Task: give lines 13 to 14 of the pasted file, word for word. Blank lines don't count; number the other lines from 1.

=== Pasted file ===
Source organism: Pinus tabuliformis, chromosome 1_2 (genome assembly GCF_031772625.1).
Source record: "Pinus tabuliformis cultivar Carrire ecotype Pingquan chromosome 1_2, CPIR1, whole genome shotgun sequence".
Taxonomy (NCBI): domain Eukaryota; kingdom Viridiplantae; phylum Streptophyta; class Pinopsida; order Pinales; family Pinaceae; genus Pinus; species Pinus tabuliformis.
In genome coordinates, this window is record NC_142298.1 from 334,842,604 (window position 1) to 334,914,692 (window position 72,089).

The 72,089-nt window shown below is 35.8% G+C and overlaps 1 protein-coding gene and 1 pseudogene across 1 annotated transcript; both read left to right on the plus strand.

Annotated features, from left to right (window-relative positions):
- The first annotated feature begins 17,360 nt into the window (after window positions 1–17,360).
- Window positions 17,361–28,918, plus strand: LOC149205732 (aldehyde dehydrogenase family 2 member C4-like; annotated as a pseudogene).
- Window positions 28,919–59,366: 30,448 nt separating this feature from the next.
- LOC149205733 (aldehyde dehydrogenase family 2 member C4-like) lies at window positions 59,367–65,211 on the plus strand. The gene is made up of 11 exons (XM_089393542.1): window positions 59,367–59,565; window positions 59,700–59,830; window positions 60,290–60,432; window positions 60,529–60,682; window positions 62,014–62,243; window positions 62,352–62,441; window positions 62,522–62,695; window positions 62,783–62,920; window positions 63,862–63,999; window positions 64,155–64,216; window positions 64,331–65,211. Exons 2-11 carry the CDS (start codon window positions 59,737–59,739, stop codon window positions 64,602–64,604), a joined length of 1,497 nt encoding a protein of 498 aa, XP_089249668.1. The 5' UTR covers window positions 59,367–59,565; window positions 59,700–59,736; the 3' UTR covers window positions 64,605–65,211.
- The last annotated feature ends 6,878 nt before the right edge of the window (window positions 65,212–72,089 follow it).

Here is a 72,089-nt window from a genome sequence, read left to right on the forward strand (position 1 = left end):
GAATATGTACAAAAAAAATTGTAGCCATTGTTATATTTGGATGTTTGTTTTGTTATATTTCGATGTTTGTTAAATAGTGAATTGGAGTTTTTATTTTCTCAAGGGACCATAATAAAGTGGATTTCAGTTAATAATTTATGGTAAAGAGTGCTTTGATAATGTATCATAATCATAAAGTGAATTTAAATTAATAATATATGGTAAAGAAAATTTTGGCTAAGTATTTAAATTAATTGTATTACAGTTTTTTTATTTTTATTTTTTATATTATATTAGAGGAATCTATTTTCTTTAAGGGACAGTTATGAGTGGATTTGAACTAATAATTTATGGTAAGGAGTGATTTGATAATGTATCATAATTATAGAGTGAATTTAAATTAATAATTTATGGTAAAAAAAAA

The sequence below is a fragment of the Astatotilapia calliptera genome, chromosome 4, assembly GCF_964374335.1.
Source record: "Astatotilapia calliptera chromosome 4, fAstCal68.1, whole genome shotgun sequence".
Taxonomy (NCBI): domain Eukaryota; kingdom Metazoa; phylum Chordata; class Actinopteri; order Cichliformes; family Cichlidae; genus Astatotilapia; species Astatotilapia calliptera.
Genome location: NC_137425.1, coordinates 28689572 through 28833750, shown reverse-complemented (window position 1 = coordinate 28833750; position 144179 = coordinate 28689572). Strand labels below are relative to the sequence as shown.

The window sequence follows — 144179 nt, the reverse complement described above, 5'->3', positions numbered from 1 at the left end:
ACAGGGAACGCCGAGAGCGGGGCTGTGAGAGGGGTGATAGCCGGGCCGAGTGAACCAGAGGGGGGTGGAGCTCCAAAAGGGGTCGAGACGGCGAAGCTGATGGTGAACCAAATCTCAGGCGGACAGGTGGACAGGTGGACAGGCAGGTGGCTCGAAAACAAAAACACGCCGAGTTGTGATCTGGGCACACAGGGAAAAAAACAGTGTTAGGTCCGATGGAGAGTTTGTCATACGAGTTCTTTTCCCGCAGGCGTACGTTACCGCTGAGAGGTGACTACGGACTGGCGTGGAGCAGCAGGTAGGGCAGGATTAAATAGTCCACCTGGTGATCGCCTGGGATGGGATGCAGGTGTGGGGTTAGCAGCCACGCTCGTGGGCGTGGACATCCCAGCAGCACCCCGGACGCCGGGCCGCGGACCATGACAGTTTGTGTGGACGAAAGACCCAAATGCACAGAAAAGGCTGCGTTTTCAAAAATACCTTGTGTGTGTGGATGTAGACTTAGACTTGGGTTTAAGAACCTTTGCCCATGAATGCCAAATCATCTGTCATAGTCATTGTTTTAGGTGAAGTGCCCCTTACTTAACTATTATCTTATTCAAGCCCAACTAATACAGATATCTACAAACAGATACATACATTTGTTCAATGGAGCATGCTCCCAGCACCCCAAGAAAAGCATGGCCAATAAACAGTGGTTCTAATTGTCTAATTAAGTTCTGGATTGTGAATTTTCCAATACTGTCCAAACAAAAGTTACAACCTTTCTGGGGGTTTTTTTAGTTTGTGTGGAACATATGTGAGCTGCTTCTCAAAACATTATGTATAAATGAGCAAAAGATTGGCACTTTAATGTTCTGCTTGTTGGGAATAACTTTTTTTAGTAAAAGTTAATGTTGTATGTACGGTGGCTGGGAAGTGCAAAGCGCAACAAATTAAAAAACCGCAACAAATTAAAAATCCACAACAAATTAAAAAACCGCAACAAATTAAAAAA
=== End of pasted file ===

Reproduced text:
GAATATGTACAAAAAAAATTGTAGCCATTGTTATATTTGGATGTTTGTTTTGTTATATTTCGATGTTTGTTAAATAGTGAATTGGAGTTTTTATTTTCTCAAGGGACCATAATAAAGTGGATTTCAGTTAATAATTTATGGTAAAGAGTGCTTTGATAATGTATCATAATCATAAAGTGAATTTAAATTAATAATATATGGTAAAGAAAATTTTGGCTAAGTATTTAAATTAATTGTATTACAGTTTTTTTATTTTTATTTTTTATATTATATTAGAGGAATCTATTTTCTTTAAGGGACAGTTATGAGTGGATTTGAACTAATAATTTATGGTAAGGAGTGATTTGATAATGTATCATAATTATAGAGTGAATTTAAATTAATAATTTATGGTAAAAAAAAA

The sequence below is a fragment of the Astatotilapia calliptera genome, chromosome 4, assembly GCF_964374335.1.